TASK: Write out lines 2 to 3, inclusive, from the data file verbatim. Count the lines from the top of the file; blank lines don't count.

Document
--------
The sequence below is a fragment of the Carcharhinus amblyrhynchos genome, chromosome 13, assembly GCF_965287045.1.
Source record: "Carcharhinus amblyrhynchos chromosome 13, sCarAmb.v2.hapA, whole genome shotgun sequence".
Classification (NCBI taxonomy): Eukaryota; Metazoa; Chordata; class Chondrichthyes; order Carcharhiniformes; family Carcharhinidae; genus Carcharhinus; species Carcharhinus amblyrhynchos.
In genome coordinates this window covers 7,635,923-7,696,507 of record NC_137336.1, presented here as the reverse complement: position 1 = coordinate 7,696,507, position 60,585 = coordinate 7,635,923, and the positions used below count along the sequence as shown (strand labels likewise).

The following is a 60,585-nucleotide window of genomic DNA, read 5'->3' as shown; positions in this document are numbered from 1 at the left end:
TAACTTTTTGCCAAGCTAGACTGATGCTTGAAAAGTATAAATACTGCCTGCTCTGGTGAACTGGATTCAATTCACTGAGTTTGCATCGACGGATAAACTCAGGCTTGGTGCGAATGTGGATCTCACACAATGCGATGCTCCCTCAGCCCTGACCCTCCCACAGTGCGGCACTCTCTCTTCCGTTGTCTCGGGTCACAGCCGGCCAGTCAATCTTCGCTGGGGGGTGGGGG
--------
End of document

Source record: "Carcharhinus amblyrhynchos chromosome 13, sCarAmb.v2.hapA, whole genome shotgun sequence".
Classification (NCBI taxonomy): Eukaryota; Metazoa; Chordata; class Chondrichthyes; order Carcharhiniformes; family Carcharhinidae; genus Carcharhinus; species Carcharhinus amblyrhynchos.